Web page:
Maternal & Youth Health
There are stark health inequities, by race and ethnicity, in the percentage of women in New Jersey who receive any prenatal care, with Black mothers more than twice as likely to not receive any prenatal care compared to all other racial/ethnic groups.
Embedded within these persistent disparities are the ongoing effects of institutional racism—racism that began with the enslavement of Black people, was embedded in our earliest institutions, and has continued to influence policies and practices ever since, according to the National Institute for Children’s Health Quality.
Of all pregnancy-related deaths in New Jersey between 2009-2013, more than 46 percent were black women — five times that of their white counterparts. Black babies still die at three times the rate of white newborns and women of all races are more likely to lose their lives during childbirth here than in many other states.
Access to early and consistent prenatal care increases the likelihood of having a safe and healthy pregnancy and delivery for both mothers and babies.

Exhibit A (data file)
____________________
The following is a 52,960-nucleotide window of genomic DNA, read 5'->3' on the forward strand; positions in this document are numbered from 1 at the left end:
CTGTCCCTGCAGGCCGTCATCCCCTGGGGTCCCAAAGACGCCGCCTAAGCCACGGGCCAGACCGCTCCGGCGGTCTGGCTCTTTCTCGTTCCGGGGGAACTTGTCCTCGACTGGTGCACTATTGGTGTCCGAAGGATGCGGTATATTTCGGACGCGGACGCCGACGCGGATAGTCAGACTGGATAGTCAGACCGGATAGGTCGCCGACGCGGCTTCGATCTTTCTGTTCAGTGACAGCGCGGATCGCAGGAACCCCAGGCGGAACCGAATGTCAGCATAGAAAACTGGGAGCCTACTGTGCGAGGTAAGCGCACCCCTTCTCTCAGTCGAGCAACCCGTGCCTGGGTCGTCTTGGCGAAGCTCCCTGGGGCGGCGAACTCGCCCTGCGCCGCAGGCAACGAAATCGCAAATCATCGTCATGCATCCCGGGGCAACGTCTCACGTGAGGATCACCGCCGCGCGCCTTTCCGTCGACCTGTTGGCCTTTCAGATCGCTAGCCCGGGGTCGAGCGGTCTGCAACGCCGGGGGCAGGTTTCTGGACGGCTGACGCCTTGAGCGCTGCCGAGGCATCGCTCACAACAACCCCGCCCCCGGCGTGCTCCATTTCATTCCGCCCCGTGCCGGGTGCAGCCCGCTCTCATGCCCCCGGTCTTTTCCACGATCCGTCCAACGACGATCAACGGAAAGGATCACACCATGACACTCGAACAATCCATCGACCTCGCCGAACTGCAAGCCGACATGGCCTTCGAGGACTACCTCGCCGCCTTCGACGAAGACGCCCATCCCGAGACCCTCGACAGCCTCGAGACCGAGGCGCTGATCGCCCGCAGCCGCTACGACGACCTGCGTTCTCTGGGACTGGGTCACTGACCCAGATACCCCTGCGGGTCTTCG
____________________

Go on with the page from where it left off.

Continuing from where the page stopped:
Nationwide, more than 77% of women initiate prenatal care in the first trimester of pregnancy. In New Jersey, the rate is 72% and in Mercer County rates of early prenatal care are lower, with 63% of Mercer county mothers and fewer than half of Trenton mothers attending a prenatal visit in the first trimester (2016).
In Trenton, 57.8% of women reported “adequate” prenatal care–care beginning by the end of the fourth month of pregnancy and receiving at least 80% of recommended prenatal visits in 2017. This falls far below rates for Mercer County (71.1%) and New Jersey (72.3%).
In 2015, Trenton had a teen birth rate (age 17 and younger) nearly six times higher than the state average (30.5/1,000 to 5.8/1,000 live births). Having one or more pregnancies before age 17 is often a predictor for poor future educational and economic attainment.